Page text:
Home > Java > RESTEasy and OSGi: Perfect match

RESTEasy and OSGi: Perfect match

I used to develop Eclipse plugins which have been implemented since version 3.0 as OSGi bundles. Also, it is possible to run OSGi bundles inside a web container allowing these bundles to provide services and resources to a web application providing an outstanding modular platform.

As I’m a big fan of jBoss and of jBoss RESTEasy (JAX-RS implementation) I started looking for a solution to integrate these frameworks and build a web application based on REST services and bundles.

How things get together

First of all, you need to run an OSGi framework inside a web container. Today there are many possibilities however, I choose to use the Eclipse Equinox bridge servlet. You can find more about this implementation here.

Second, you need to convert the jBoss RESTEasy libraries and dependencies into OSGi bundles. You can easy create these bundles by creating Eclipse plugins from existent jar archives (Eclipse: File -> new -> Other, Plug-in form existent JAR archives) and follow the wizard to create a bundle adding the RESTEasy jar files.

Third, we need to use my plugin to start the RESTEasy framework inside the web container as an OSGi service.

And them, you start creating your JAX-RS resources as bundles.


Create a new Eclipse Plug-in project (Tip: In the wizard select an OSGi framework as Standard). You can download an example plugin here.

Sample Activator class

package sample1;

import org.jboss.resteasy.plugins.server.osgi.IResteasyService;
import org.osgi.framework.BundleActivator;
import org.osgi.framework.BundleContext;
import org.osgi.util.tracker.ServiceTracker;

public class Activator implements BundleActivator {

 private ServiceTracker serviceTracker;
 private IResteasyService service;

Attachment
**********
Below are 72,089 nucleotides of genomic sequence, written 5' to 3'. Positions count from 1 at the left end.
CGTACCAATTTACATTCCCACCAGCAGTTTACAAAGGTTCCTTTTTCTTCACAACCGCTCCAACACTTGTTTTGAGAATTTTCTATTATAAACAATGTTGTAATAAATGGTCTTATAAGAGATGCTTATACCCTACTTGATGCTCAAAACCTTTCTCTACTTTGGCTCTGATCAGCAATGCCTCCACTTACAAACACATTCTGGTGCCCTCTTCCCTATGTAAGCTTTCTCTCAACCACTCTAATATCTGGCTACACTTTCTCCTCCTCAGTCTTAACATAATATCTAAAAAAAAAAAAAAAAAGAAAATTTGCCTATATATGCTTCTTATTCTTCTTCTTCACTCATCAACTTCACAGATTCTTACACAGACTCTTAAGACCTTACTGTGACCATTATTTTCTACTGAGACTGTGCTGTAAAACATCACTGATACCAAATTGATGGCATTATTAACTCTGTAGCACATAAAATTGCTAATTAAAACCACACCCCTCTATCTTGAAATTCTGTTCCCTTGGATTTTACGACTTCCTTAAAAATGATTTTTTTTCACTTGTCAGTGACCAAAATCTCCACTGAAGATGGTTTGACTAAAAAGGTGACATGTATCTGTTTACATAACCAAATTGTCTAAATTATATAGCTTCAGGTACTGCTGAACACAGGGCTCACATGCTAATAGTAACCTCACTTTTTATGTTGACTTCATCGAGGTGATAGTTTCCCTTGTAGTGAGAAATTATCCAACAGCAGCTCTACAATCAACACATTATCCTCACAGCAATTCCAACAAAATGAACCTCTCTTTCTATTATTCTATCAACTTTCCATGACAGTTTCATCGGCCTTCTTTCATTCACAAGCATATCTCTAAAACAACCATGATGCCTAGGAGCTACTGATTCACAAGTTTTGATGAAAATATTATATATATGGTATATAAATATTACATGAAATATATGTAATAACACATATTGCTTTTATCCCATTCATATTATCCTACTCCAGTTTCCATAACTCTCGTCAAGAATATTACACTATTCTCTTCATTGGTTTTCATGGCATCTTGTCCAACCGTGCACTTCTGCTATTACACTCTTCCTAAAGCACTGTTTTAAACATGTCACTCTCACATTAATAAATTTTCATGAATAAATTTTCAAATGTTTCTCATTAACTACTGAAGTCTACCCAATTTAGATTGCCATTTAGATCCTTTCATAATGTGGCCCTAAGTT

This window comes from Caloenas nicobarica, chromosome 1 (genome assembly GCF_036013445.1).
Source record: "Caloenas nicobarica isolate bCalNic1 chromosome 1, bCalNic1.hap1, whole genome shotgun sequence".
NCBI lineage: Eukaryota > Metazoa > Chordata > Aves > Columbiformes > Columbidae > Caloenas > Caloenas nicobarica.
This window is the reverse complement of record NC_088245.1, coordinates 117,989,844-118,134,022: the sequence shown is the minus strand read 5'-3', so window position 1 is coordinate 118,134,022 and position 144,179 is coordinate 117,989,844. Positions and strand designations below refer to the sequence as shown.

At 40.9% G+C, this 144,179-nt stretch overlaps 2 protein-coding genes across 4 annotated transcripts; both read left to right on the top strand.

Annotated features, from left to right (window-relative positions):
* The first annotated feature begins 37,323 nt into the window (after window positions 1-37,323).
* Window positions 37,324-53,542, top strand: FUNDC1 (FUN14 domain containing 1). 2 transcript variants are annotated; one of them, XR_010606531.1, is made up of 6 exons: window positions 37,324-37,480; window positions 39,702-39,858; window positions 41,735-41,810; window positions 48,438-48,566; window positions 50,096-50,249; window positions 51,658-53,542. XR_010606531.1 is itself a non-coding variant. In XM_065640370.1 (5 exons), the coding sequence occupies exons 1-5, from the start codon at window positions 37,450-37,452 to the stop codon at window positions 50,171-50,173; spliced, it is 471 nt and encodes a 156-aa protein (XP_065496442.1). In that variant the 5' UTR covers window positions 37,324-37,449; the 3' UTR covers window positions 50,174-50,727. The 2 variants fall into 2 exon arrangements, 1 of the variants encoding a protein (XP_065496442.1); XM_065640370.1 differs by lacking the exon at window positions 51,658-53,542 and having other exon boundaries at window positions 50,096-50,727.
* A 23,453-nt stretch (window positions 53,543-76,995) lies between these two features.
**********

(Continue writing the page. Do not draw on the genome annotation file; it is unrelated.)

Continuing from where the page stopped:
public void start(BundleContext context) throws Exception {

    serviceTracker = new ServiceTracker(context, IResteasyService.SERVICE_NAME, null);

    service = (IResteasyService) serviceTracker.getService();

    if(service != null) {
       System.out.println("Registering singleton");
       service.addSingletonResource(new SampleResource());
       System.out.println(SampleResource.class.getName() + " registered");

 public void stop(BundleContext context) throws Exception {

    System.out.println("Removing singleton");

    serviceTracker = null;

Sample JAX-RS Resource class

package sample1;

import javax.ws.rs.GET;
import javax.ws.rs.Path;
import javax.ws.rs.WebApplicationException;

public class SampleResource2 {

 public String sayHello() throws WebApplicationException {
    return "Hello from OSGi";

If you start this bundle your will be able to access the url http://localhost:8080/osgi/rest/sample2/hello, and if you stop this bundle the path /sample2/hello will be no longer available for client requests. In this implementation the path /osgi is the application context and /rest is the RESTEasy mapping prefix from the web.xml file.

Download here a complete WAR file to deploy this solution and test yourself the power of RESTEasy and OSGi together.

Download here the experimental code develop to connect the RESTEasy and OSGi.

Categories: Java Tags: , , , , ,
  1. Alessandra
    May 16, 2010 at 4:41 pm

    Hello David!
    Thought I should say hello and check if you are okay. Must be wonderful to be on vacation (I’m green of envy). How’s everything?

  1. No trackbacks yet.

Leave a Reply

Fill in your details below or click an icon to log in:

WordPress.com Logo

You are commenting using your WordPress.com account. Log Out /  Change )

Google photo

You are commenting using your Google account. Log Out /  Change )

Twitter picture

You are commenting using your Twitter account. Log Out /  Change )

Facebook photo

You are commenting using your Facebook account. Log Out /  Change )

Connecting to %s

%d bloggers like this: